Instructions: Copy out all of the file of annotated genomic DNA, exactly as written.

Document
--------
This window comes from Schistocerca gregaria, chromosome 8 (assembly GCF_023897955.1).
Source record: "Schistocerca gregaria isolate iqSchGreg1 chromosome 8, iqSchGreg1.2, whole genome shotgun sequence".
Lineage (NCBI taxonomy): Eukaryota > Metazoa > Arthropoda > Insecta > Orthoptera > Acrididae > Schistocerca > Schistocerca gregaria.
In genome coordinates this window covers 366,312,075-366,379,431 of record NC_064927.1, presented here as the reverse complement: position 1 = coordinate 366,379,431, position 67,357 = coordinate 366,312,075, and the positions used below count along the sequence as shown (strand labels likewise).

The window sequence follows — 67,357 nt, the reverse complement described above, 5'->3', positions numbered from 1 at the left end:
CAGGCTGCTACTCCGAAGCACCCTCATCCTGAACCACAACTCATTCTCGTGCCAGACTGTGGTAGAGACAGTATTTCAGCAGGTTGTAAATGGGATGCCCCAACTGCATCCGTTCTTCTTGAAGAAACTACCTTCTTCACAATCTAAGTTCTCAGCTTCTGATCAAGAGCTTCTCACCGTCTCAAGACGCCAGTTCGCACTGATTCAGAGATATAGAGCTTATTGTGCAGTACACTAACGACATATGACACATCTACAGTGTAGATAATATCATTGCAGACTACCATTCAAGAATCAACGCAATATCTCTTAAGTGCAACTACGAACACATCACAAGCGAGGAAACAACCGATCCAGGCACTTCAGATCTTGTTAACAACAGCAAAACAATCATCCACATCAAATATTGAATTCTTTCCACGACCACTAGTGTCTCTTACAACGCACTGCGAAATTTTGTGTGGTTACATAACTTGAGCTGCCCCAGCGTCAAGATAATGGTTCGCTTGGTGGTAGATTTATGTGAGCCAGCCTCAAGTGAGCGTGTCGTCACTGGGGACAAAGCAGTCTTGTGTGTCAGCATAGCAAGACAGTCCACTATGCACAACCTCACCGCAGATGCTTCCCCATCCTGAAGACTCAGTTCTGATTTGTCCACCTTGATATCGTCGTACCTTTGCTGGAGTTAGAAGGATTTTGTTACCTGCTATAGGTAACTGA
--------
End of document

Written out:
This window comes from Schistocerca gregaria, chromosome 8 (assembly GCF_023897955.1).
Source record: "Schistocerca gregaria isolate iqSchGreg1 chromosome 8, iqSchGreg1.2, whole genome shotgun sequence".
Lineage (NCBI taxonomy): Eukaryota > Metazoa > Arthropoda > Insecta > Orthoptera > Acrididae > Schistocerca > Schistocerca gregaria.
In genome coordinates this window covers 366,312,075-366,379,431 of record NC_064927.1, presented here as the reverse complement: position 1 = coordinate 366,379,431, position 67,357 = coordinate 366,312,075, and the positions used below count along the sequence as shown (strand labels likewise).

The window sequence follows — 67,357 nt, the reverse complement described above, 5'->3', positions numbered from 1 at the left end:
CAGGCTGCTACTCCGAAGCACCCTCATCCTGAACCACAACTCATTCTCGTGCCAGACTGTGGTAGAGACAGTATTTCAGCAGGTTGTAAATGGGATGCCCCAACTGCATCCGTTCTTCTTGAAGAAACTACCTTCTTCACAATCTAAGTTCTCAGCTTCTGATCAAGAGCTTCTCACCGTCTCAAGACGCCAGTTCGCACTGATTCAGAGATATAGAGCTTATTGTGCAGTACACTAACGACATATGACACATCTACAGTGTAGATAATATCATTGCAGACTACCATTCAAGAATCAACGCAATATCTCTTAAGTGCAACTACGAACACATCACAAGCGAGGAAACAACCGATCCAGGCACTTCAGATCTTGTTAACAACAGCAAAACAATCATCCACATCAAATATTGAATTCTTTCCACGACCACTAGTGTCTCTTACAACGCACTGCGAAATTTTGTGTGGTTACATAACTTGAGCTGCCCCAGCGTCAAGATAATGGTTCGCTTGGTGGTAGATTTATGTGAGCCAGCCTCAAGTGAGCGTGTCGTCACTGGGGACAAAGCAGTCTTGTGTGTCAGCATAGCAAGACAGTCCACTATGCACAACCTCACCGCAGATGCTTCCCCATCCTGAAGACTCAGTTCTGATTTGTCCACCTTGATATCGTCGTACCTTTGCTGGAGTTAGAAGGATTTTGTTACCTGCTATAGGTAACTGA